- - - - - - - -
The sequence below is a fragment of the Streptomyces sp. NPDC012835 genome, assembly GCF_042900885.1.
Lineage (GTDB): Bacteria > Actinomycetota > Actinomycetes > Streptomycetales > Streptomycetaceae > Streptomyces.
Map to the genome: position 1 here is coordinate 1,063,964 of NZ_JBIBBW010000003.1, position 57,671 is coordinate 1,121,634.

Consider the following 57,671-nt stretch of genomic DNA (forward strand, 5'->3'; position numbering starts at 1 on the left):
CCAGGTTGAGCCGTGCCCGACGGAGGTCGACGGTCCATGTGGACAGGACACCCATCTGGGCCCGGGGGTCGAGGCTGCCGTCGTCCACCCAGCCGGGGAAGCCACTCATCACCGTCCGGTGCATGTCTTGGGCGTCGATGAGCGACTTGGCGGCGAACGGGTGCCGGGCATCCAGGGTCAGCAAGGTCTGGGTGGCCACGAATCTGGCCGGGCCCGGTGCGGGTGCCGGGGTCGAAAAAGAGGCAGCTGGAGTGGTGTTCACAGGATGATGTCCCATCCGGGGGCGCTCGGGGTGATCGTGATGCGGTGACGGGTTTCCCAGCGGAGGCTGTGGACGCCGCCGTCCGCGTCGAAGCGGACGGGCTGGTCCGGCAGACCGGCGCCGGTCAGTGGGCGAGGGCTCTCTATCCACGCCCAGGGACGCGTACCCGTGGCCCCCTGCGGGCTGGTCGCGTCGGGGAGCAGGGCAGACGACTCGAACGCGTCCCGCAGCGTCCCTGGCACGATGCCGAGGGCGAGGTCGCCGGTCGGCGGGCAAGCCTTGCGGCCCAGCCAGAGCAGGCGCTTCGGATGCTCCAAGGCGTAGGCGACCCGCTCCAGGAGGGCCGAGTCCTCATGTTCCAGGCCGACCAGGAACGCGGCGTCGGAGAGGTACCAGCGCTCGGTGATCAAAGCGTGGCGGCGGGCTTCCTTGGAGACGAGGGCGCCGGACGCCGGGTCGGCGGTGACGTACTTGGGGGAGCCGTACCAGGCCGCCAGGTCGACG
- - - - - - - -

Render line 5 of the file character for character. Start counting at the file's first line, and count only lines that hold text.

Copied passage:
CCAGGTTGAGCCGTGCCCGACGGAGGTCGACGGTCCATGTGGACAGGACACCCATCTGGGCCCGGGGGTCGAGGCTGCCGTCGTCCACCCAGCCGGGGAAGCCACTCATCACCGTCCGGTGCATGTCTTGGGCGTCGATGAGCGACTTGGCGGCGAACGGGTGCCGGGCATCCAGGGTCAGCAAGGTCTGGGTGGCCACGAATCTGGCCGGGCCCGGTGCGGGTGCCGGGGTCGAAAAAGAGGCAGCTGGAGTGGTGTTCACAGGATGATGTCCCATCCGGGGGCGCTCGGGGTGATCGTGATGCGGTGACGGGTTTCCCAGCGGAGGCTGTGGACGCCGCCGTCCGCGTCGAAGCGGACGGGCTGGTCCGGCAGACCGGCGCCGGTCAGTGGGCGAGGGCTCTCTATCCACGCCCAGGGACGCGTACCCGTGGCCCCCTGCGGGCTGGTCGCGTCGGGGAGCAGGGCAGACGACTCGAACGCGTCCCGCAGCGTCCCTGGCACGATGCCGAGGGCGAGGTCGCCGGTCGGCGGGCAAGCCTTGCGGCCCAGCCAGAGCAGGCGCTTCGGATGCTCCAAGGCGTAGGCGACCCGCTCCAGGAGGGCCGAGTCCTCATGTTCCAGGCCGACCAGGAACGCGGCGTCGGAGAGGTACCAGCGCTCGGTGATCAAAGCGTGGCGGCGGGCTTCCTTGGAGACGAGGGCGCCGGACGCCGGGTCGGCGGTGACGTACTTGGGGGAGCCGTACCAGGCCGCCAGGTCGACG